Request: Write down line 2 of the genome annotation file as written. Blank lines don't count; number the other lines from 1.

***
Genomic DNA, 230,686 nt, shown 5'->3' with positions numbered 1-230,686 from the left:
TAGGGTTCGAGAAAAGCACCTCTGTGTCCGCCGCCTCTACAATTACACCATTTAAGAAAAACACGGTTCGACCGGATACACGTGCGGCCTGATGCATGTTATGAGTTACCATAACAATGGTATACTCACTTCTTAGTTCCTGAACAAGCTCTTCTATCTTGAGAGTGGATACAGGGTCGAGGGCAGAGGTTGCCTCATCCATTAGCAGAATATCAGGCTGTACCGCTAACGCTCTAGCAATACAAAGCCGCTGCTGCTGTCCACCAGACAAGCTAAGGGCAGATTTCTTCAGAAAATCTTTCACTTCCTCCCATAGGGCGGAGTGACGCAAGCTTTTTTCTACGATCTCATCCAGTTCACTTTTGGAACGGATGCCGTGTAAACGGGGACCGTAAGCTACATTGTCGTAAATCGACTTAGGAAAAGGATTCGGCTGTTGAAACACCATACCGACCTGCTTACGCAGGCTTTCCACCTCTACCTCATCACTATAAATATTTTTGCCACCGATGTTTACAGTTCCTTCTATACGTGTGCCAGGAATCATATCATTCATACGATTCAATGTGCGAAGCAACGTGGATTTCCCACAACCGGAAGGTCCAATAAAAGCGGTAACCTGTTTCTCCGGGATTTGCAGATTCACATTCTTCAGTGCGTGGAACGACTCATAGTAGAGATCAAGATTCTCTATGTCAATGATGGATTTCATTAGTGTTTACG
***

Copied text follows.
TAGGGTTCGAGAAAAGCACCTCTGTGTCCGCCGCCTCTACAATTACACCATTTAAGAAAAACACGGTTCGACCGGATACACGTGCGGCCTGATGCATGTTATGAGTTACCATAACAATGGTATACTCACTTCTTAGTTCCTGAACAAGCTCTTCTATCTTGAGAGTGGATACAGGGTCGAGGGCAGAGGTTGCCTCATCCATTAGCAGAATATCAGGCTGTACCGCTAACGCTCTAGCAATACAAAGCCGCTGCTGCTGTCCACCAGACAAGCTAAGGGCAGATTTCTTCAGAAAATCTTTCACTTCCTCCCATAGGGCGGAGTGACGCAAGCTTTTTTCTACGATCTCATCCAGTTCACTTTTGGAACGGATGCCGTGTAAACGGGGACCGTAAGCTACATTGTCGTAAATCGACTTAGGAAAAGGATTCGGCTGTTGAAACACCATACCGACCTGCTTACGCAGGCTTTCCACCTCTACCTCATCACTATAAATATTTTTGCCACCGATGTTTACAGTTCCTTCTATACGTGTGCCAGGAATCATATCATTCATACGATTCAATGTGCGAAGCAACGTGGATTTCCCACAACCGGAAGGTCCAATAAAAGCGGTAACCTGTTTCTCCGGGATTTGCAGATTCACATTCTTCAGTGCGTGGAACGACTCATAGTAGAGATCAAGATTCTCTATGTCAATGATGGATTTCATTAGTGTTTACG